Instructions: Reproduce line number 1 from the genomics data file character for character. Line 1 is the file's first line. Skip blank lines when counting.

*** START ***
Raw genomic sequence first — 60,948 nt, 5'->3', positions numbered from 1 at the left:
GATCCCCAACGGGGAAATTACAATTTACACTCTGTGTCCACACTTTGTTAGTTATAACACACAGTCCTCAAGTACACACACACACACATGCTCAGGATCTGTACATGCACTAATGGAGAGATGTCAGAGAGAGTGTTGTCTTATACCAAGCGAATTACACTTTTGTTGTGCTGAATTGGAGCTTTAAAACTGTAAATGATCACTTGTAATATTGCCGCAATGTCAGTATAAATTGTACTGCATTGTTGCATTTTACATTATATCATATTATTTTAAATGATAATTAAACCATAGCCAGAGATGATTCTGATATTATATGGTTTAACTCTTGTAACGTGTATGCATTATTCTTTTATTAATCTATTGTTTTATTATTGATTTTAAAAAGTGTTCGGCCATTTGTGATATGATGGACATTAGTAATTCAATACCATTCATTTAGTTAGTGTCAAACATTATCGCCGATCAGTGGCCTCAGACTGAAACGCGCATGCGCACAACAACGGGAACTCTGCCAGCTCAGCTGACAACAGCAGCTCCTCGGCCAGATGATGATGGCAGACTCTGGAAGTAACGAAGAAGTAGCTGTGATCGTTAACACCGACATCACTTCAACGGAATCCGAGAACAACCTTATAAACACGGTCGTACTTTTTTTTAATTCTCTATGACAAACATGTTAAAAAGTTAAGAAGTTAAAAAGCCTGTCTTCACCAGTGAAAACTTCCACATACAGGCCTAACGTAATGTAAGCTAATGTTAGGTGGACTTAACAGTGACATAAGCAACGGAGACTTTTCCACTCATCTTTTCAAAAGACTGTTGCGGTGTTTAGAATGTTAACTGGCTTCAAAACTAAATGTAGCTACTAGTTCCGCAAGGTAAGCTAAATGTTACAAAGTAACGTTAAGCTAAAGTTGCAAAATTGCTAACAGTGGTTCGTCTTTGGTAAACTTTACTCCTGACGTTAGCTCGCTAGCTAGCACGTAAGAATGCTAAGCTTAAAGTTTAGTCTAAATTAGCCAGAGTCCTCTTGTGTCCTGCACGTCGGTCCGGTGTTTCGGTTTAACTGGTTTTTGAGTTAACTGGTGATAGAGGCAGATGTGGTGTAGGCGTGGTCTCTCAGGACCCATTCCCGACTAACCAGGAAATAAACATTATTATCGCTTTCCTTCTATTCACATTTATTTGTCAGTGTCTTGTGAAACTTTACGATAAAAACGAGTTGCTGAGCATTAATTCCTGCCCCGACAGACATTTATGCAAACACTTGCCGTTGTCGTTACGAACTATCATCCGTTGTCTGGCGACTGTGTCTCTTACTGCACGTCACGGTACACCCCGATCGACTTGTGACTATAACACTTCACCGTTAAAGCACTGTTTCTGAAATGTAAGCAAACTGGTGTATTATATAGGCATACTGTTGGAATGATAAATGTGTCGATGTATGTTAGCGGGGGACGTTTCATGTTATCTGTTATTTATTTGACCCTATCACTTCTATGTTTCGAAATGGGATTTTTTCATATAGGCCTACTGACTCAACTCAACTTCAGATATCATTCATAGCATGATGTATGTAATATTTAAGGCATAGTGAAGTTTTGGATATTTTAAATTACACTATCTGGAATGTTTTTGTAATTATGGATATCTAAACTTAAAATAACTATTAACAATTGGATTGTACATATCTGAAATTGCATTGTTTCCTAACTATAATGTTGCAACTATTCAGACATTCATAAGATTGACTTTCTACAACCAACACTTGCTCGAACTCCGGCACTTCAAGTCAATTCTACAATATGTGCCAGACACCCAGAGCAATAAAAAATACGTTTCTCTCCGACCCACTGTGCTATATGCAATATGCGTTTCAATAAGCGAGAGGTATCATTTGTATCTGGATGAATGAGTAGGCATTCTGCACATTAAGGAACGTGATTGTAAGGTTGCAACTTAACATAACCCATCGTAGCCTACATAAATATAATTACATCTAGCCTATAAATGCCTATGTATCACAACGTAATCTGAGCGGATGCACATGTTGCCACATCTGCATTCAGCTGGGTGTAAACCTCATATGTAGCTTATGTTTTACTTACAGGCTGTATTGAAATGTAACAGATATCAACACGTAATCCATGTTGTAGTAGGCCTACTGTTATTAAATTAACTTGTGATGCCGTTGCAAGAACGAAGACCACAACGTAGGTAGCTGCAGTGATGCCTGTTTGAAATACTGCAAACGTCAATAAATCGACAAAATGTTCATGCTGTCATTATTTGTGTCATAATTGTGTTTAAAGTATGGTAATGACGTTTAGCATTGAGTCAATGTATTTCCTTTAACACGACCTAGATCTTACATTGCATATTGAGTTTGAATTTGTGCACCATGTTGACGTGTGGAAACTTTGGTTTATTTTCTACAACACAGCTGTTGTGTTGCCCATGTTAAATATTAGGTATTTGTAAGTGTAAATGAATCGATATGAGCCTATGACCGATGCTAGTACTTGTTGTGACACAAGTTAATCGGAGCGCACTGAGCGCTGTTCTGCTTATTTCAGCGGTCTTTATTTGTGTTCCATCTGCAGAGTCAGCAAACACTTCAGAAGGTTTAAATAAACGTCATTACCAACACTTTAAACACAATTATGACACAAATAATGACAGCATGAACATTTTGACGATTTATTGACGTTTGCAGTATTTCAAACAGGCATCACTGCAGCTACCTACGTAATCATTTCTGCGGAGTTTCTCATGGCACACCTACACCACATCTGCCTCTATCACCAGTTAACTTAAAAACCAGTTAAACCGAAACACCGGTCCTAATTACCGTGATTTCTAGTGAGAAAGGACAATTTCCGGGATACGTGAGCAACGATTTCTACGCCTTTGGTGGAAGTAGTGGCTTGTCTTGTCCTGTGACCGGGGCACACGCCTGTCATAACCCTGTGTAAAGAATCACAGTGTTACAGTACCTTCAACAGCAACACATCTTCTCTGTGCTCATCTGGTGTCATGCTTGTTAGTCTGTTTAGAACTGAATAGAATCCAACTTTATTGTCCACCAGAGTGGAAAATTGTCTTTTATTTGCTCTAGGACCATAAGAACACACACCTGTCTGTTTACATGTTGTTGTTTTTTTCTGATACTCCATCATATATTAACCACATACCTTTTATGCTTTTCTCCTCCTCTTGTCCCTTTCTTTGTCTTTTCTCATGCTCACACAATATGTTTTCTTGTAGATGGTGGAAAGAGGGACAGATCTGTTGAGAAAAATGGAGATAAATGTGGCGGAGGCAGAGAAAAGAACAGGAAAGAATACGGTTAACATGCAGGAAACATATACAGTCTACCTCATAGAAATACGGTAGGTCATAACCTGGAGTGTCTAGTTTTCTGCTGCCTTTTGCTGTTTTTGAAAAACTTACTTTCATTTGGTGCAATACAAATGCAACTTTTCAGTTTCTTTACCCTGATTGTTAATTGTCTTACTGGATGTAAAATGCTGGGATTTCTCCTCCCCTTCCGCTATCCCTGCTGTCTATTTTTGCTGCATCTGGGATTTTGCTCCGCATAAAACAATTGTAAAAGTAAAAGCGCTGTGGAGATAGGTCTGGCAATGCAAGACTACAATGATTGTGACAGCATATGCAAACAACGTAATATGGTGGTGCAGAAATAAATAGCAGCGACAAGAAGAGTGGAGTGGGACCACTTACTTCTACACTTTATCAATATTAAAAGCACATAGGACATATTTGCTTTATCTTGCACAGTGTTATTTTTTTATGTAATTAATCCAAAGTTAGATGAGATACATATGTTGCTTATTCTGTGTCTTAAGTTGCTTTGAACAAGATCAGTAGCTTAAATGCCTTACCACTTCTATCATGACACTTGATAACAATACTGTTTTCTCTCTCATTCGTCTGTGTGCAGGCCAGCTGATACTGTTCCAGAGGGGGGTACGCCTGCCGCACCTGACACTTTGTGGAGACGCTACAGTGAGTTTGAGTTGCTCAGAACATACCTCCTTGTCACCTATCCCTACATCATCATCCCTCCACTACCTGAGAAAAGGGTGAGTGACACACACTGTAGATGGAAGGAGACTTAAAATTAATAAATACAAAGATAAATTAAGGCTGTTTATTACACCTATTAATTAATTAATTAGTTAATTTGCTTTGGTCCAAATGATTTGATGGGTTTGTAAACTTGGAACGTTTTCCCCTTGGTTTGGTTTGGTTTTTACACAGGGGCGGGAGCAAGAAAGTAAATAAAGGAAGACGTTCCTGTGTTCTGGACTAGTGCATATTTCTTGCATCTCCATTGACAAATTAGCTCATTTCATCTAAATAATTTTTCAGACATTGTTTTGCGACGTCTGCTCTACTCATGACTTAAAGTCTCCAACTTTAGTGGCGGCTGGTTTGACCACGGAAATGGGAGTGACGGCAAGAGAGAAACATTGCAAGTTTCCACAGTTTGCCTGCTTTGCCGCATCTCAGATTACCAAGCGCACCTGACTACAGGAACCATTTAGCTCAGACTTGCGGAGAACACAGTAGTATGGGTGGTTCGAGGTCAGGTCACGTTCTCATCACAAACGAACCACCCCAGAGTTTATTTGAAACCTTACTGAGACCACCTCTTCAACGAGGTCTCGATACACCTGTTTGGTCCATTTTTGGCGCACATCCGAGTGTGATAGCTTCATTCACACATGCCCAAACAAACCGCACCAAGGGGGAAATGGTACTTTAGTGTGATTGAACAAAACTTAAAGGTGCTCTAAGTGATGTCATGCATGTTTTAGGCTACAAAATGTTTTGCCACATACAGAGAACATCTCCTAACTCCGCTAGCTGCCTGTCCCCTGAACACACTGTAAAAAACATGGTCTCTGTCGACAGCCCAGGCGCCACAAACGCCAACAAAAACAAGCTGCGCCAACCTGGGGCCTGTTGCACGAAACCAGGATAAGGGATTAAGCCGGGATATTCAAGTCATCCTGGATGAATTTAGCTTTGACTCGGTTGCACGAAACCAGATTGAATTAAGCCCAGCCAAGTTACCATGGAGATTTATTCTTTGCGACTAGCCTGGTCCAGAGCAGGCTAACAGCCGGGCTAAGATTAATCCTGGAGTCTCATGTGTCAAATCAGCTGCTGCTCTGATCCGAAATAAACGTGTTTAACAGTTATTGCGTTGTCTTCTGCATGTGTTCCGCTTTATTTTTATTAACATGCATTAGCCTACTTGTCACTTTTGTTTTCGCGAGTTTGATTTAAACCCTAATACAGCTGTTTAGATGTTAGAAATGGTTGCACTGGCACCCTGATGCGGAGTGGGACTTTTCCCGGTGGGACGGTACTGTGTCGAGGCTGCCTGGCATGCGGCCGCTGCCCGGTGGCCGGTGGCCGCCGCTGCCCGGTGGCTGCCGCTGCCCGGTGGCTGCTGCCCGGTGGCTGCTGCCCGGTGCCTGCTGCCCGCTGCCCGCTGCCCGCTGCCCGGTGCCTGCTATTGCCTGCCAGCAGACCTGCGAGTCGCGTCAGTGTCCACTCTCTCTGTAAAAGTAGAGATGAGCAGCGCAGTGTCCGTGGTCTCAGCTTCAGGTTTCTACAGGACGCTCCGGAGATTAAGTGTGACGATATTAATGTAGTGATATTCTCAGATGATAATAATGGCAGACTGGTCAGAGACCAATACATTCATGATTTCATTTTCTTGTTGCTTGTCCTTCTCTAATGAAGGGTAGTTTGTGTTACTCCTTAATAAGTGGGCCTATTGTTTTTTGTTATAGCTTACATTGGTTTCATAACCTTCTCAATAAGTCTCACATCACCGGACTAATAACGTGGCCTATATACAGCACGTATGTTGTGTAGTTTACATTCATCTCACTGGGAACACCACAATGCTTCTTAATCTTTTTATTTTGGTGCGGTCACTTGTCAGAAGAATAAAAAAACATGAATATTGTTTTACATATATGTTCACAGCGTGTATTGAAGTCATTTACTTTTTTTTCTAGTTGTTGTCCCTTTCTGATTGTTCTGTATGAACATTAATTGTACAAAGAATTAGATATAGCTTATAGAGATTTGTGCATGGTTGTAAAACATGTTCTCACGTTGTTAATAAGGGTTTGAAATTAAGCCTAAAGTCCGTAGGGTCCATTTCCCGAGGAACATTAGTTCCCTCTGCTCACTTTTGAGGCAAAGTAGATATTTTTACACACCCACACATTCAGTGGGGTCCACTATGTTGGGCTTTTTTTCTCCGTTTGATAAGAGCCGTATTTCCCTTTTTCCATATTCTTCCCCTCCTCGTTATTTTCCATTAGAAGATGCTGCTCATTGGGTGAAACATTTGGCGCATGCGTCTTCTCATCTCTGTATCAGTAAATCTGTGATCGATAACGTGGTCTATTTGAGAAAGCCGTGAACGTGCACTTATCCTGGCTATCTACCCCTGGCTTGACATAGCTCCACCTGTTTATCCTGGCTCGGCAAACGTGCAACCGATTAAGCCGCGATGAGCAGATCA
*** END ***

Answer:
Raw genomic sequence first — 60,948 nt, 5'->3', positions numbered from 1 at the left: